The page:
The IACHR warned that the State’s response also included spreading propaganda and stigmatization campaigns. Checking through various media outlets shows that such campaigns have targeted those who take part in protests or are active in the defense of human rights. In Nicaragua, human rights defenders, victims’ families and people who have witnessed human rights violations face serious risks. 

The IACHR notes that there is increasing social violence in the country. Tensions and reactions to the atmosphere of unfairness and lack of protection by State actors are leading to actions beyond the scope of peaceful protest. Social sectors close to the government and State agents have also been subjected to retaliation and harassment. Based on data that were provided by the State, at least five police officers died and 65 were injured April 18-June 6, 2018, in the context of the protests. The Commission also condemns those actions. They too pose a threat to people’s life and integrity and need to be investigated and punished.

The IACHR insists on its call for an immediate end to repression. It further demands that all acts of State violence be immediately subjected to an autonomous and independent investigation, in strict compliance with the international standards and regulations on the issue to preserve the right to the truth. The State has an obligation to adopt any measures necessary to ensure adequate reparations for victims and their families, in keeping with the prevailing standards.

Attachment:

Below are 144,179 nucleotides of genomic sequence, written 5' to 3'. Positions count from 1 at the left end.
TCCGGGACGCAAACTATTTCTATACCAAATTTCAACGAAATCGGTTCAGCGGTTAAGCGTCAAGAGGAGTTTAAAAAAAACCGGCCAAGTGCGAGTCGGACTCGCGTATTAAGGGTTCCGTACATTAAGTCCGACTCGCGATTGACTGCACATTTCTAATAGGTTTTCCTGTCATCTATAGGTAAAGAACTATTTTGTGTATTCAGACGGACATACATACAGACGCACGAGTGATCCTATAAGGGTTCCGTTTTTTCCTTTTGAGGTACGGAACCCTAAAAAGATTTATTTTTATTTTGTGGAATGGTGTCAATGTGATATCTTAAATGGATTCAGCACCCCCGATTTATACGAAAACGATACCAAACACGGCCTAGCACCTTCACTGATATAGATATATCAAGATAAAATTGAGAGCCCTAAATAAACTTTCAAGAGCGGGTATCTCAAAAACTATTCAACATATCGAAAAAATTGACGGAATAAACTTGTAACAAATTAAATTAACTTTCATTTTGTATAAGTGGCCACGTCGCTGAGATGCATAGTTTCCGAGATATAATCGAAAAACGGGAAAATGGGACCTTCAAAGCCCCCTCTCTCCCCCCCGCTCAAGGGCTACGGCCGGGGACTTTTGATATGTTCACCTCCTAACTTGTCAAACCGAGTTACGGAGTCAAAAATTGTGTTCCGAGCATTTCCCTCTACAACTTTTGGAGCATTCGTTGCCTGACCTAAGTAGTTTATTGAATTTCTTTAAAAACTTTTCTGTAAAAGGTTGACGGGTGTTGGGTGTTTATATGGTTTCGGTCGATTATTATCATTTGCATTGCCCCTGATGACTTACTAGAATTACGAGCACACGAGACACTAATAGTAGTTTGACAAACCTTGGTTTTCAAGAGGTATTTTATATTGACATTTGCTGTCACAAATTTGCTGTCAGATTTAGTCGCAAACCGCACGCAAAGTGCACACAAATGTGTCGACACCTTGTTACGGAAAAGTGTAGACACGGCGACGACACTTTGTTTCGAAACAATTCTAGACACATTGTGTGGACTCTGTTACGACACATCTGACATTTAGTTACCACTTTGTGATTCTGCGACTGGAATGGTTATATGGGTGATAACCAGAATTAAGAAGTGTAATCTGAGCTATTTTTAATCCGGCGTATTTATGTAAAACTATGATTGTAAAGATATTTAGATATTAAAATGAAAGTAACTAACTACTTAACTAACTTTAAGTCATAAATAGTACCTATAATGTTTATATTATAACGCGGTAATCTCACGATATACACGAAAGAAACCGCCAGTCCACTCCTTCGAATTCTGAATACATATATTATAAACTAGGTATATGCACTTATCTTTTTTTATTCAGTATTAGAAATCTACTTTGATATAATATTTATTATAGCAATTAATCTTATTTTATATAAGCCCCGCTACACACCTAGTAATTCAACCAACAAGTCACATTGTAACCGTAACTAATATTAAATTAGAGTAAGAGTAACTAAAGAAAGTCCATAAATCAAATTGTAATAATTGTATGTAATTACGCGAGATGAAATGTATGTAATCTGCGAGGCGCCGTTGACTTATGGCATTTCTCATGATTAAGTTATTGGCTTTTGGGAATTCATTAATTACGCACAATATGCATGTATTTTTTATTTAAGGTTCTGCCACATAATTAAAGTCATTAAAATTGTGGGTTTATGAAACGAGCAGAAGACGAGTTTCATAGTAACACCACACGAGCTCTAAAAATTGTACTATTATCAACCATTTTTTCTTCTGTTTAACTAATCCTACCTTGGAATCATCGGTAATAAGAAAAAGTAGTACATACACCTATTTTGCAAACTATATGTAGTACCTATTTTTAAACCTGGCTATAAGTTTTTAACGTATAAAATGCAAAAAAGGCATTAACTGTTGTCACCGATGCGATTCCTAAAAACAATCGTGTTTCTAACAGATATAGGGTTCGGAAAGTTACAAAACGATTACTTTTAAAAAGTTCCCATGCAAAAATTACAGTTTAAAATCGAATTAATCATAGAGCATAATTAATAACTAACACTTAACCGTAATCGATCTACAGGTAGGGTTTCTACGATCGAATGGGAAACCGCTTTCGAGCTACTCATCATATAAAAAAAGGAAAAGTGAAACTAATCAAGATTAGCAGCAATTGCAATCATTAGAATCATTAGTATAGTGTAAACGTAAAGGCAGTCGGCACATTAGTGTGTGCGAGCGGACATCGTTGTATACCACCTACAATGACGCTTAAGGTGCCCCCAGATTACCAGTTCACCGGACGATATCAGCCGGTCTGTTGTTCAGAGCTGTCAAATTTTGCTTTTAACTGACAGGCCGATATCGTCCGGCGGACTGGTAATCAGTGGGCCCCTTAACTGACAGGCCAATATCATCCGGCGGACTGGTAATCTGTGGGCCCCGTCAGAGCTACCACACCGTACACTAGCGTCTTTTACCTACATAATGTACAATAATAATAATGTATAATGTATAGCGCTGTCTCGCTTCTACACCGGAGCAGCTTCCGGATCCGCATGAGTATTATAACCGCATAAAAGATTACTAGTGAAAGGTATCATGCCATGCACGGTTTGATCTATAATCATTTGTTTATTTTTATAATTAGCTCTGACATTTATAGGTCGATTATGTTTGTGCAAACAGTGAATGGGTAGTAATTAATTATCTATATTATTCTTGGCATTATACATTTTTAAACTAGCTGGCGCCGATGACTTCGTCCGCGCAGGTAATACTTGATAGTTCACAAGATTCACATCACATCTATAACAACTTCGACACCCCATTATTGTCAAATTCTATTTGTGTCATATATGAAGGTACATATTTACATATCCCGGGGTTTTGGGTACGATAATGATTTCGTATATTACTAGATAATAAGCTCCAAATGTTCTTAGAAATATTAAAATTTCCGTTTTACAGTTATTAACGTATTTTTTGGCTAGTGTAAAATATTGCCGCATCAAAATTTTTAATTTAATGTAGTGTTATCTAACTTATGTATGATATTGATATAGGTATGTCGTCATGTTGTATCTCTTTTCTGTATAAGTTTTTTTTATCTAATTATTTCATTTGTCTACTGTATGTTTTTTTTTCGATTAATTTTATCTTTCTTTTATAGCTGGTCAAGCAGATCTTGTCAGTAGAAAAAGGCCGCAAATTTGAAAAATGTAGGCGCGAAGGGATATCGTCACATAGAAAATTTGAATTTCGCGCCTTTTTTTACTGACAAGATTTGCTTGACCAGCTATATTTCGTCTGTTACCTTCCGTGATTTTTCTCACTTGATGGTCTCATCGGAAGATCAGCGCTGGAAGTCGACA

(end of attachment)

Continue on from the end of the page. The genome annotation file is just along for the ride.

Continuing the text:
In a context of political crisis and social conflict like Nicaragua’s, it is essential to create the conditions necessary for an unrestricted exercise of the rights to freedom of expression, assembly and association. This implies making sure that any State response to demonstrations and expressions of dissent—including road blocks and occupations of university buildings—is carried out with a negotiated management approach that favors communication, cooperation and the exchange of information rather that increasing the use of police force and other coercive measures. The IACHR condemns the use of violent means by a group of demonstrators, but it also urges the State to take any measures necessary to guarantee that its own actions comply with international standards and regulations on this issue and always seek to reduce social conflict and facilitate meaningful dialogue. In that context, the IACHR calls for a continuation of negotiations within the National Dialogue, with the aim of finding a peaceful solution to this serious human rights crisis.